Later use and remains
The wall remained in active use as a fortification for more than 1,000 years afterwards. It was used to defend London against raiding Saxons in 457, but abandoned when the Saxons occupied southern Britain, and a new London developed outside the old Roman city. It was Alfred the Great who removed London back inside the shelter of the London Wall, thus re-establishing the City of London where it now stands, and repairing the wall. The wall was redeveloped in the Middle Ages with the addition of crenellations, more gates and further bastions.
It was not until as late as the 18th and 19th centuries that the wall underwent substantial demolition, although even then large portions of it survived by being incorporated into other structures. Amid the devastation of the Blitz, some of the tallest ruins in the bomb-damaged City were remnants of the Roman wall.
The wall's moat has also left its mark on London; it forms the line of the street of Houndsditch. This was once London's main rubbish disposal site and was notorious for its appalling odour; its name, according to the 16th-century historian John Stow, was derived "from that in old time, when the same lay open, much filth (conveyed forth of the City) especially dead dogges were there laid or cast." The moat was finally covered over and filled in at the end of the 16th century, becoming the present street.
During the Great Fire of London in September 1666, almost all of the medieval City of London inside the wall was destroyed.
Today all that remains of the wall are a few (albeit substantial) fragments, some of which can be seen in the grounds of the Museum of London, in the Barbican Estate and around Tower Hill. A section near the Museum of London was revealed at Noble Street, after the devastation of an air raid on 29 December 1940 at the height of the Blitz. Another visible section is at St Alphage Gardens, and other sections form part of the walls or foundations of modern buildings and are only visible from inside those buildings. One of the largest and most readily accessed fragments of the wall stands just outside Tower Hill tube station, with a replica statue of the Emperor Trajan standing in front of it.
In 1984 the Museum of London set up a Wall Walk from the Tower of London to the museum, using 23 tiled panels. A number of these have been destroyed in subsequent years. At Noble Street, the panels were replaced by etched glass panels. These were intended as a prototype for new panels along the entire walk, but no further replacements have been made.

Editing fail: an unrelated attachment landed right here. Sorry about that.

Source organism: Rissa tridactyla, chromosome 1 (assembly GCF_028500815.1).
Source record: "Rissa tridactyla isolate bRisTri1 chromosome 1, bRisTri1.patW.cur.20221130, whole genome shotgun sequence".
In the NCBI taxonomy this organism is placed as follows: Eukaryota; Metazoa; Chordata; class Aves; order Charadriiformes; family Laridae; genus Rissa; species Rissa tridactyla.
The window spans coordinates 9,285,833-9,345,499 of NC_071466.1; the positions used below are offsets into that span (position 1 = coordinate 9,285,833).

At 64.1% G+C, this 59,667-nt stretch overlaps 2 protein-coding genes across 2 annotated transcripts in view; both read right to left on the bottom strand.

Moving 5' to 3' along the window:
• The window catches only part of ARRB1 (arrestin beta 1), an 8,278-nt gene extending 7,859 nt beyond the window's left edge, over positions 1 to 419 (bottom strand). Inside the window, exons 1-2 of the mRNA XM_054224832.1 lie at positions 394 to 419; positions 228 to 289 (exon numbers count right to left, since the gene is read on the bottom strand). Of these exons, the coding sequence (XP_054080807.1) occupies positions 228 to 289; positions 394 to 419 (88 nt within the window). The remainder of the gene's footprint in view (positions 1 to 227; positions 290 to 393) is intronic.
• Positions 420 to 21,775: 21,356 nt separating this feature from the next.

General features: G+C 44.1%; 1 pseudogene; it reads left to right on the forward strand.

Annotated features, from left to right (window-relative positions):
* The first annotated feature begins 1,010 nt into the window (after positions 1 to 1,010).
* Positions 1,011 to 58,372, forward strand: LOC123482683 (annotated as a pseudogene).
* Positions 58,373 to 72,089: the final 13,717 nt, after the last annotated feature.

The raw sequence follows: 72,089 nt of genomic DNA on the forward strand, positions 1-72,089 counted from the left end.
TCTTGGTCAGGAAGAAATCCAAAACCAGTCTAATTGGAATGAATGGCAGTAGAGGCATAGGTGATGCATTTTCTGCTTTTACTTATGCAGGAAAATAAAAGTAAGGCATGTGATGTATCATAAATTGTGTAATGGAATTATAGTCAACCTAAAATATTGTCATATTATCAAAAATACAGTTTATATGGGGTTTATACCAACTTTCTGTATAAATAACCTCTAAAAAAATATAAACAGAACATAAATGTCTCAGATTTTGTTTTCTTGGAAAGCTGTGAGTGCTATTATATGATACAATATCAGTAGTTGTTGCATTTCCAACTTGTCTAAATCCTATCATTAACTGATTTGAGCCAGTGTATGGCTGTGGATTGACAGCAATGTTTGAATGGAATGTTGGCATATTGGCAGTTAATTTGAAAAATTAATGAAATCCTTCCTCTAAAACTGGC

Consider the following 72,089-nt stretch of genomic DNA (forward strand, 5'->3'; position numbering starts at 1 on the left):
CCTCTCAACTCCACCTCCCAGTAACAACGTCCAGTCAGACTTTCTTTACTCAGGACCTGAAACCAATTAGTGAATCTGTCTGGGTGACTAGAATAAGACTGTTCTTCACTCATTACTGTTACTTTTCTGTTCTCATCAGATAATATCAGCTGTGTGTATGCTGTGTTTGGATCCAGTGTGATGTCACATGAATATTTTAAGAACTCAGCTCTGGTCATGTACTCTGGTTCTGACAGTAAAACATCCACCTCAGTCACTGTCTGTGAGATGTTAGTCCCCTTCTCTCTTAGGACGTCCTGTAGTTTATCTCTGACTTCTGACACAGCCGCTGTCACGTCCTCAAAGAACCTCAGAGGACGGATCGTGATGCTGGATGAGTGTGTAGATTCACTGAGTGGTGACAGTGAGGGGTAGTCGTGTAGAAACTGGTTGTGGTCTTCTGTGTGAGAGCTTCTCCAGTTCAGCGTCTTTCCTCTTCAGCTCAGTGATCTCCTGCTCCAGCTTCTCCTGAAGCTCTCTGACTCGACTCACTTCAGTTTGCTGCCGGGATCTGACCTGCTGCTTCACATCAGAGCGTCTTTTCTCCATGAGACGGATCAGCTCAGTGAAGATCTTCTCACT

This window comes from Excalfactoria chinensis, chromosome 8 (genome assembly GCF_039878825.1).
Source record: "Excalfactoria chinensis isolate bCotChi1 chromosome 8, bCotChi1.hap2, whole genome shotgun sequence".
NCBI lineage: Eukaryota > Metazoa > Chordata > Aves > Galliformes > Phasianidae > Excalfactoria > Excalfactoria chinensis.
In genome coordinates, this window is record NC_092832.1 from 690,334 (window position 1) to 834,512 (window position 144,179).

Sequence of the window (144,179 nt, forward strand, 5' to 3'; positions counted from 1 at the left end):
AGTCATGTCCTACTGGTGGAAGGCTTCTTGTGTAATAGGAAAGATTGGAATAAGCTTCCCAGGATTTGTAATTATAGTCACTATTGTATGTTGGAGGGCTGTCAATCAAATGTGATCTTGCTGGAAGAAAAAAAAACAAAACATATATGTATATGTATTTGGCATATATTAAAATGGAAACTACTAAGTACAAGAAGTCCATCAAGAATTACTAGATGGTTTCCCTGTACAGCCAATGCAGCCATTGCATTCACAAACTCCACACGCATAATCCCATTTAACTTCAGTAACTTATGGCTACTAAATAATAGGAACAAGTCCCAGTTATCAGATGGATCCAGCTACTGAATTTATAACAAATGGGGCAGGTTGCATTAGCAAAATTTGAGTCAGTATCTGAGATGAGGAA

Within and Without the Wall
The suffix words "Without" and "Within" denote whether an area of the City – and usually applied to the wards – fell outside or within the London Wall, though only Farringdon and (formerly) Bridge have been split into separate wards this way (Bridge Without falling beyond the gates on London Bridge). Some wards – Aldersgate, Bishopsgate and Cripplegate – cover an area that was both within and outside the wall and, although not split into separate wards, often the part (or "division") within the Wall is denoted (on maps, in documents, etc.) as being "within" and the part outside the Wall as being "without". Archaically "Infra" (within) and "Extra" (without) were also used and the terms "intramural" and "extramural" are also used to describe being within or outside the walled part of the city.
| ("Wikimedia Commons" has material|
about London Wall and its gates)
- Museum of London
- PhotoEssay on London Walls with markers
- London Wall Walk photos geocoded on Flickr
- London Wall Walk Narrated Video Tour
- Ross & Clark 2008, p. 47.
- Channel4.com Timeline of Romans in Britain
- London Wall - Museum of London
- Those on the western section, such as the well-preserved example that can be seen at the Barbican Estate, next to the church of St Giles-without-Cripplegate, were added in the 13th century (Chapman, Hall & Marsh 1986, nos. 15–17).
- Ross & Clark 2008, p.47.
- Seven gates to the The City of London
- London Wall Walk Museum of London, Retrieved 21 May 2010.
- Shows status of the panels in January 2006 Retrieved 21 May 2010.
- Mapping London: Making Sense of the City, Simon Foxell, p 17
- Chapman, Hugh, Hall, Jenny, and Marsh, Geoffrey (1986), The London Wall Walk London: Museum of London.
- Ross, Cathy, & Clark, John, eds. (2008), London: The Illustrated History. London: Allen Lane.
- Smith, A. (1970), Dictionary of City of London Street Names. London: David & Charles.